Medical-marijuana operators also need approval from the Department of Agriculture and Consumer Services, which oversees food safety and has approved a set of edible-related rules.
Agriculture Commissioner Nikki Fried’s office has authorized four of the state’s medical-marijuana operators --- Parallel Florida LLC, Curaleaf, VidaCann and Trulieve --- to start manufacturing edible products.
Edibles provide patients another option, Fried told The News Service of Florida.
“Every single patient is different, as far as how their body reacts to this medicine. Some patients can’t swallow pills. Some may have lung cancer and can’t use flower. So, this is another alternative to so many patients who may need their medicine but need it in alternative forms,” she said.
Florida officials are focused on ensuring that children don’t accidentally consume the edible products, Fried, who has been an outspoken backer of medical marijuana, noted.
“Of course, everybody is going to be creative on trying to get different products out there. But the number one priority is making sure that this still is a medicine and that children and people who are not allowed to take it, will not believe that it is not, and take it as a regular candy or gummy,” she said.
The health department’s emergency rule goes further than the state law in trying to discourage children from consuming edibles.
“Chocolates may not contain any caramel, nougat, nuts, fruit, honey, marshmallows, or any such ingredient, toppings, or fillings,” the rule said.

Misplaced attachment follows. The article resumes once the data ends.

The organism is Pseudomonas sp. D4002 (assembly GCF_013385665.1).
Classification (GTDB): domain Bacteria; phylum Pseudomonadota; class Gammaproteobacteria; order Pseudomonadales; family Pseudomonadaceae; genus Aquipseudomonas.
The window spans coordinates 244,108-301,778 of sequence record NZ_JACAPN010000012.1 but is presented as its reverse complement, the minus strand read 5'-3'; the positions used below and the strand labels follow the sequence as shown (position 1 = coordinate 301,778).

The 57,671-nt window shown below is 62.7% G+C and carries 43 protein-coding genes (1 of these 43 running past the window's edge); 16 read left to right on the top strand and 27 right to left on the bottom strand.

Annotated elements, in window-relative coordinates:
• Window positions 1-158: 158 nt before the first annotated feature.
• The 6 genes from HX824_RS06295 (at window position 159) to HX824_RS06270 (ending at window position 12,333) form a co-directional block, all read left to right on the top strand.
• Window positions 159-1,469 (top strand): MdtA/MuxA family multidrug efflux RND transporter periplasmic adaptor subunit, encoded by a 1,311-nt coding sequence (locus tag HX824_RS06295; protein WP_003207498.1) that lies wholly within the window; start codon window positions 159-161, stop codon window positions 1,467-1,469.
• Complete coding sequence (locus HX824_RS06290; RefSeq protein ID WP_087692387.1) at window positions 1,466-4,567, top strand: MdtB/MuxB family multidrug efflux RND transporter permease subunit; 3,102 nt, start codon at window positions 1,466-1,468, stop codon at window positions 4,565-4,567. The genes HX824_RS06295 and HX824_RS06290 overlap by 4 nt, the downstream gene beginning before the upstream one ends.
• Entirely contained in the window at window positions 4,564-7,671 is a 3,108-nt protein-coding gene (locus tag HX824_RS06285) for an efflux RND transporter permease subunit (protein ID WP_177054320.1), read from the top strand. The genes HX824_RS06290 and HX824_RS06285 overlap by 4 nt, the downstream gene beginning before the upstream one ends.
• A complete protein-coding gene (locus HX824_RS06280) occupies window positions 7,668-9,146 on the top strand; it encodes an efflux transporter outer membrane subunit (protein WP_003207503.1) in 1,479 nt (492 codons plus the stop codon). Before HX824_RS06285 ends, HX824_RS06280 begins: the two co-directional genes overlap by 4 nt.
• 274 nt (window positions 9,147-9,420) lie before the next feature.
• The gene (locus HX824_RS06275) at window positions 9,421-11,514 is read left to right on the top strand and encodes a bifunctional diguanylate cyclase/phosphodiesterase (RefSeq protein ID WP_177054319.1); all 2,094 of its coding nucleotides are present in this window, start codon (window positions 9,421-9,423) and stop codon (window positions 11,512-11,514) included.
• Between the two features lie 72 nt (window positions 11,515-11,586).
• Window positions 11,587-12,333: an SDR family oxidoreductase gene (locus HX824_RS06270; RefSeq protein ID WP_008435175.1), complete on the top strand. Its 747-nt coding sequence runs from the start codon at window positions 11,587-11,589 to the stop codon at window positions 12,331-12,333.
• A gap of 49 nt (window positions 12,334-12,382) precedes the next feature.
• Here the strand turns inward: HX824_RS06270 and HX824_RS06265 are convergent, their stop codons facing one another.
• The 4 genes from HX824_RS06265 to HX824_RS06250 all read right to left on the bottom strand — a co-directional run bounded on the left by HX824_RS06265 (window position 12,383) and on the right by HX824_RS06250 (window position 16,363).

The prohibition against nuts in chocolates and chocolate bars isn’t included in the 2017 law. Under the rule, nuts are allowed in brownies and cookies.
Rivers noted that state health officials will conduct “a full rule-making process” at some point.
“We plan to have discussions with the (health) department around some of those items through public comment during rule making,” she said in a telephone interview Thursday. “It will be interesting to get their rationale. … But overall, we’re just very happy to have rules and to be able to produce products that we know patients have been waiting for.”
The release of the rule is the biggest shakeup in the state’s medical-marijuana industry since lawmakers authorized smokable marijuana last year.
John Lockwood, an attorney who represents several operators and has been deeply involved in the development of pot-related rules, pointed out that the edibles rule was released just as the number of registered medical-marijuana patients in Florida approaches 400,000.
“It’s a thoughtful rule,” Lockwood said. “Obviously, a lot of people would have preferred to have the rule a little sooner, but at the end of the day, it’s a pretty good rule.”
Ari Gerstin, a lawyer involved in the marijuana industry, said the rules are “very structured and very specific”
“They’re not overly restrictive. They tried to take things that are successes in other states and bring them here without too much of a shakeup. I was actually pretty pleased,” Gerstin told the News Service. “We have been waiting a long time, but better late than never.”
News Service assignment manager Tom Urban contributed to this report.